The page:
India’s manufacturing PMI hits 31-month high in May

New Delhi: Manufacturing activities in India advanced further and touched a 31-month high in May supported by stronger increase in new orders and favourable market conditions, which in turn generated more employment opportunities, a monthly survey said on Thursday.

The seasonally adjusted S&P Global India Manufacturing Purchasing Managers’ Index® (PMI®) rose from 57.2 in April to 58.7 in May, indicating the strongest improvement in the health of the sector since October 2020.

The May PMI data pointed to an improvement in overall operating conditions for the 23nd straight month. In PMI parlance, a print above 50 means expansion while a score below 50 indicates contraction.

“The PMI’s spotlight on soaring sales showcases robust demand for Indian-made products both domestically and internationally.
“While the upturn in domestic orders strengthens the foundations of the economy, rising external business foster international partnerships and boost India’s position in the global market. Combined, they also generated more employment opportunities in May,” said Pollyanna De Lima, Economics Associate Director at S&P Global Market Intelligence.

Companies registered the quickest expansion in international sales for six months, the survey said.

As per the report, the surge in sales paved the way for stronger increases in production, employment and quantities of purchases.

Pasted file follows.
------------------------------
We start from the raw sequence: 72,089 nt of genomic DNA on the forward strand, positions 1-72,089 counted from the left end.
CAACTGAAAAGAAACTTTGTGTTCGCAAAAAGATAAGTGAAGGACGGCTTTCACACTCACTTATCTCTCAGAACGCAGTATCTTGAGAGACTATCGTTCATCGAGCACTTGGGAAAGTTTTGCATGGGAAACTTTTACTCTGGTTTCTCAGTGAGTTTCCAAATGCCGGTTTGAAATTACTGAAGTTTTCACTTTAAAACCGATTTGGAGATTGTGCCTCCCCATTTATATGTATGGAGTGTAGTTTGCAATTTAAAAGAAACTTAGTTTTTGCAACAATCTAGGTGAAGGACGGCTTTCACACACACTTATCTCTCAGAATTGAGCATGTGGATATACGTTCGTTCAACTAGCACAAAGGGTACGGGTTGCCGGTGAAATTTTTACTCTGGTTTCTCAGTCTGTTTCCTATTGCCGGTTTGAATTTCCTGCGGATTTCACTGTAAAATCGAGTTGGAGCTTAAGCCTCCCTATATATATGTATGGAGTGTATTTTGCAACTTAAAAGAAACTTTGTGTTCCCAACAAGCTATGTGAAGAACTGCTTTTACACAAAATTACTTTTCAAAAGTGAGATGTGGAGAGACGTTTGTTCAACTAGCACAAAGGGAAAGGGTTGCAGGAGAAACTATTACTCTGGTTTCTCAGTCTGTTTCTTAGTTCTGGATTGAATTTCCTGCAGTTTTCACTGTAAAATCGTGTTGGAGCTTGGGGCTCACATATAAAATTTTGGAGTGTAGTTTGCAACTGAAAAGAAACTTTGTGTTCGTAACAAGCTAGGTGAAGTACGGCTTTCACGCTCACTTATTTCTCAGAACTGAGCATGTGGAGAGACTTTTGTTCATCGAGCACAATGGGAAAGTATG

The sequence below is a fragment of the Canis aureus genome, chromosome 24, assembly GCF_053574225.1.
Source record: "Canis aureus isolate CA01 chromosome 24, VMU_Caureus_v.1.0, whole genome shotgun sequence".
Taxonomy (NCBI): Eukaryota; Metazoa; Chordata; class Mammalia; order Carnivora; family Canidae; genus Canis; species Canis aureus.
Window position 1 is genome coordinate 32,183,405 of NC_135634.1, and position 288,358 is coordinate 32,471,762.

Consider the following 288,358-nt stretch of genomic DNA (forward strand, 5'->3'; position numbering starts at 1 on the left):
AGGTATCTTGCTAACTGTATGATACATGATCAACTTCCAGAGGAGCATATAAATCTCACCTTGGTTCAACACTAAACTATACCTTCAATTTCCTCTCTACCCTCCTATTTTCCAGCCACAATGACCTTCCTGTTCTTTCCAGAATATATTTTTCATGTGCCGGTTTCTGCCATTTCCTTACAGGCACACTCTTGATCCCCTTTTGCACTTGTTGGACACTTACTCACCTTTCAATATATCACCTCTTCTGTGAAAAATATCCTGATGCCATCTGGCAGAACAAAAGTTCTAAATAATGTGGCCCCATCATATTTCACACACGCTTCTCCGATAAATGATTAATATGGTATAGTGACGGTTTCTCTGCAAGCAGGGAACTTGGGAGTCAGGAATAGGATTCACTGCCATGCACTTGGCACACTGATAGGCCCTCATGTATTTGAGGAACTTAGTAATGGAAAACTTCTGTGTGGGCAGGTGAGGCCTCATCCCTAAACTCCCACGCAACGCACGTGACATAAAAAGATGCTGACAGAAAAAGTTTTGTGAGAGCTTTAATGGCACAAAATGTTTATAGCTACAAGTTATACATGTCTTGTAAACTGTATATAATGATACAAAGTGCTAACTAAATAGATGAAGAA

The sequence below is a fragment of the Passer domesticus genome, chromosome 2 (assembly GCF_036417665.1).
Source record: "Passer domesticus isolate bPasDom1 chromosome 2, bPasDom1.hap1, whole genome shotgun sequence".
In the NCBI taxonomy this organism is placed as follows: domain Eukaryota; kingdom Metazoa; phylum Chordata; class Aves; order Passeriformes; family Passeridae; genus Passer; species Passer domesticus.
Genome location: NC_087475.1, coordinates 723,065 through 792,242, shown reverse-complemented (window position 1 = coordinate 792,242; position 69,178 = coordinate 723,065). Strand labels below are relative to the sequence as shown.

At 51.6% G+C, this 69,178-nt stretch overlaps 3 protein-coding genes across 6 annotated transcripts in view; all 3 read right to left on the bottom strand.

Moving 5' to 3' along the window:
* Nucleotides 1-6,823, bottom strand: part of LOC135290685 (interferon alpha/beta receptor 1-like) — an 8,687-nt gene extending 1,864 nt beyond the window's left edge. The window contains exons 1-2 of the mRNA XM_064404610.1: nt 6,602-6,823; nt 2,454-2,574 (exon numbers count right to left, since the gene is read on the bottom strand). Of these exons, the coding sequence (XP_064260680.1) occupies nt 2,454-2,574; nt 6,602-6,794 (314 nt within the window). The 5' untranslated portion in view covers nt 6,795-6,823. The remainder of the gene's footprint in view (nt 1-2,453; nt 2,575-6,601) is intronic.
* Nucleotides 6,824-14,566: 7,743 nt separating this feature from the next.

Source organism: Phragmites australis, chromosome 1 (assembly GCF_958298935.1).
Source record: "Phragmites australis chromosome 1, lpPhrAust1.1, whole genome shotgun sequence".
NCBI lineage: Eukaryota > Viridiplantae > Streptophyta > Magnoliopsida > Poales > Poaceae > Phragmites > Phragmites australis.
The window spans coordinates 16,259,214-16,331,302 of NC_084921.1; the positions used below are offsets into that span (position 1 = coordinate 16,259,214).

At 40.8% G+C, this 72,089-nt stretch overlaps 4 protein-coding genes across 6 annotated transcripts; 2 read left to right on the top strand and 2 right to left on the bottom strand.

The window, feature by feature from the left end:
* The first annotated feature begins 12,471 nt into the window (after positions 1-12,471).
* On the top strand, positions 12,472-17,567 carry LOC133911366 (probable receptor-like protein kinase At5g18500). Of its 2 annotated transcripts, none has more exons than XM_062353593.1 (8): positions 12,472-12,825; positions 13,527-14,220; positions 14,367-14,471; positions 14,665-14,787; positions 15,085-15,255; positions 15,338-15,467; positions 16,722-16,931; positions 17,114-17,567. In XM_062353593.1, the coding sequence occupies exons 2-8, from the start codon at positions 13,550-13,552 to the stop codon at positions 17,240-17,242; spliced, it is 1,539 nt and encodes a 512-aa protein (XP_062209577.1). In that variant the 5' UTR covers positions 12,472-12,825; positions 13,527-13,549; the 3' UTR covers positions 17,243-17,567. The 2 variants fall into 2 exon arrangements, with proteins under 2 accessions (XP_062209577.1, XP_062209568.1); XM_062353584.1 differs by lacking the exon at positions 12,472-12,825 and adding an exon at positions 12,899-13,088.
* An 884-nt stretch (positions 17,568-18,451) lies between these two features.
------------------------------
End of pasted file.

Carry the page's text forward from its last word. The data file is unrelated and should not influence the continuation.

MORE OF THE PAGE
With supply chain-conditions improving further, companies noted a record accumulation in input inventories, it added.

“The record increase in input stocks shows a better preparedness of manufacturers in managing supply chains. This should allow firms to mitigate potential disruptions, maintain a steady flow of production and demonstrate the industry’s resilience in the face of challenges,” Lima said.

On the price front, cost pressures remained historically mild, but demand strength facilitated a solid and quicker increase in output charges.

“While improvements in supply chains and generally subdued global demand for inputs helped curb input price inflation in May, heightened demand and previously absorbed cost burdens translated into a stronger upward revision to selling charges,” Lima said.

Lima further noted that demand-driven inflation is not inherently negative, but could erode purchasing power, create challenges for the economy and open the door for more interest rate hikes.

Going ahead, business confidence towards growth prospects improved to a five-month high in May. Publicity and demand resilience were among the reasons cited for upbeat forecasts.

The S&P Global India Services PMI is compiled by S&P Global from responses to questionnaires sent to a panel of around 400 service sector companies. The panel is stratified by detailed sector and company workforce size, based on contributions to GDP. Data collection began in December 2005.